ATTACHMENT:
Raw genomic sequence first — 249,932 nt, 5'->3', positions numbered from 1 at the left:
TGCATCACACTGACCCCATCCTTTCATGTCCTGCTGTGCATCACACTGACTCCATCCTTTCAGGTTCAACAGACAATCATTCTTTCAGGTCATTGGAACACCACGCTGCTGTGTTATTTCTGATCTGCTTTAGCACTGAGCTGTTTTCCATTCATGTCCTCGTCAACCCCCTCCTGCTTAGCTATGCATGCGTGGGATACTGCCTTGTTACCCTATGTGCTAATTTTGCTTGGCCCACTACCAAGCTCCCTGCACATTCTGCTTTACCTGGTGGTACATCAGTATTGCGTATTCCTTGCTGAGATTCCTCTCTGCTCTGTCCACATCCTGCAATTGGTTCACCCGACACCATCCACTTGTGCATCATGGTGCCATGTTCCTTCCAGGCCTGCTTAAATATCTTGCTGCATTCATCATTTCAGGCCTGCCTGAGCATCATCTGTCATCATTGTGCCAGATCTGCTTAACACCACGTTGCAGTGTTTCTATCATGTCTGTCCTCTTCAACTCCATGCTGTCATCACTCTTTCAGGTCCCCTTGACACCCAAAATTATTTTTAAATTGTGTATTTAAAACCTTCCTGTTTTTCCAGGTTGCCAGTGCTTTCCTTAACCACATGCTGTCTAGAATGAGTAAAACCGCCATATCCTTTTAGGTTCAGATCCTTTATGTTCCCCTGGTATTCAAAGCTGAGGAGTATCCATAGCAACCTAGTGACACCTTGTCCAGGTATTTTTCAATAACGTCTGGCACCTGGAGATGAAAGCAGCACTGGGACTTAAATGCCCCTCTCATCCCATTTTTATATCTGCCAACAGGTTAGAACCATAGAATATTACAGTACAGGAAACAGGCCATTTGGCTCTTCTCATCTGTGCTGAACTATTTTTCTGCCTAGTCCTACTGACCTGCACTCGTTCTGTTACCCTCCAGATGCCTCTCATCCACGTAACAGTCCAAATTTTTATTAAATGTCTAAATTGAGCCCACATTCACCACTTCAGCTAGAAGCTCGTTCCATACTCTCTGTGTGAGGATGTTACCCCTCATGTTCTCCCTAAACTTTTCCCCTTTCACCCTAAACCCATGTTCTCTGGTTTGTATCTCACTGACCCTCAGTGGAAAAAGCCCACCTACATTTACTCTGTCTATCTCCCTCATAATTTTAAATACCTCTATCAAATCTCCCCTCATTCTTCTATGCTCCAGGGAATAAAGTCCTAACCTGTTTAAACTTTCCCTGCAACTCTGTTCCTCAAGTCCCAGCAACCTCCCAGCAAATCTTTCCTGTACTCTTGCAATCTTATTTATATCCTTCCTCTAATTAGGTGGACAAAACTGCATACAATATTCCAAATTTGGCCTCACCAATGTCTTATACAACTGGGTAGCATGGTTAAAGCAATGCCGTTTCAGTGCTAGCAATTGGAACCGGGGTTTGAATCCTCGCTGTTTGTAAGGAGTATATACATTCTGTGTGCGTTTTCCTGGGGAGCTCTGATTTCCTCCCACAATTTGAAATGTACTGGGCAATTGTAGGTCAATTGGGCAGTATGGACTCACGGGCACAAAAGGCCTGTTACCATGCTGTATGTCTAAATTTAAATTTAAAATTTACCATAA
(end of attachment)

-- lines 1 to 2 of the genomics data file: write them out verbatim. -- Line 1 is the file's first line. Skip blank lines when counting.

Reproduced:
Raw genomic sequence first — 249,932 nt, 5'->3', positions numbered from 1 at the left:
TGCATCACACTGACCCCATCCTTTCATGTCCTGCTGTGCATCACACTGACTCCATCCTTTCAGGTTCAACAGACAATCATTCTTTCAGGTCATTGGAACACCACGCTGCTGTGTTATTTCTGATCTGCTTTAGCACTGAGCTGTTTTCCATTCATGTCCTCGTCAACCCCCTCCTGCTTAGCTATGCATGCGTGGGATACTGCCTTGTTACCCTATGTGCTAATTTTGCTTGGCCCACTACCAAGCTCCCTGCACATTCTGCTTTACCTGGTGGTACATCAGTATTGCGTATTCCTTGCTGAGATTCCTCTCTGCTCTGTCCACATCCTGCAATTGGTTCACCCGACACCATCCACTTGTGCATCATGGTGCCATGTTCCTTCCAGGCCTGCTTAAATATCTTGCTGCATTCATCATTTCAGGCCTGCCTGAGCATCATCTGTCATCATTGTGCCAGATCTGCTTAACACCACGTTGCAGTGTTTCTATCATGTCTGTCCTCTTCAACTCCATGCTGTCATCACTCTTTCAGGTCCCCTTGACACCCAAAATTATTTTTAAATTGTGTATTTAAAACCTTCCTGTTTTTCCAGGTTGCCAGTGCTTTCCTTAACCACATGCTGTCTAGAATGAGTAAAACCGCCATATCCTTTTAGGTTCAGATCCTTTATGTTCCCCTGGTATTCAAAGCTGAGGAGTATCCATAGCAACCTAGTGACACCTTGTCCAGGTATTTTTCAATAACGTCTGGCACCTGGAGATGAAAGCAGCACTGGGACTTAAATGCCCCTCTCATCCCATTTTTATATCTGCCAACAGGTTAGAACCATAGAATATTACAGTACAGGAAACAGGCCATTTGGCTCTTCTCATCTGTGCTGAACTATTTTTCTGCCTAGTCCTACTGACCTGCACTCGTTCTGTTACCCTCCAGATGCCTCTCATCCACGTAACAGTCCAAATTTTTATTAAATGTCTAAATTGAGCCCACATTCACCACTTCAGCTAGAAGCTCGTTCCATACTCTCTGTGTGAGGATGTTACCCCTCATGTTCTCCCTAAACTTTTCCCCTTTCACCCTAAACCCATGTTCTCTGGTTTGTATCTCACTGACCCTCAGTGGAAAAAGCCCACCTACATTTACTCTGTCTATCTCCCTCATAATTTTAAATACCTCTATCAAATCTCCCCTCATTCTTCTATGCTCCAGGGAATAAAGTCCTAACCTGTTTAAACTTTCCCTGCAACTCTGTTCCTCAAGTCCCAGCAACCTCCCAGCAAATCTTTCCTGTACTCTTGCAATCTTATTTATATCCTTCCTCTAATTAGGTGGACAAAACTGCATACAATATTCCAAATTTGGCCTCACCAATGTCTTATACAACTGGGTAGCATGGTTAAAGCAATGCCGTTTCAGTGCTAGCAATTGGAACCGGGGTTTGAATCCTCGCTGTTTGTAAGGAGTATATACATTCTGTGTGCGTTTTCCTGGGGAGCTCTGATTTCCTCCCACAATTTGAAATGTACTGGGCAATTGTAGGTCAATTGGGCAGTATGGACTCACGGGCACAAAAGGCCTGTTACCATGCTGTATGTCTAAATTTAAATTTAAAATTTACCATAA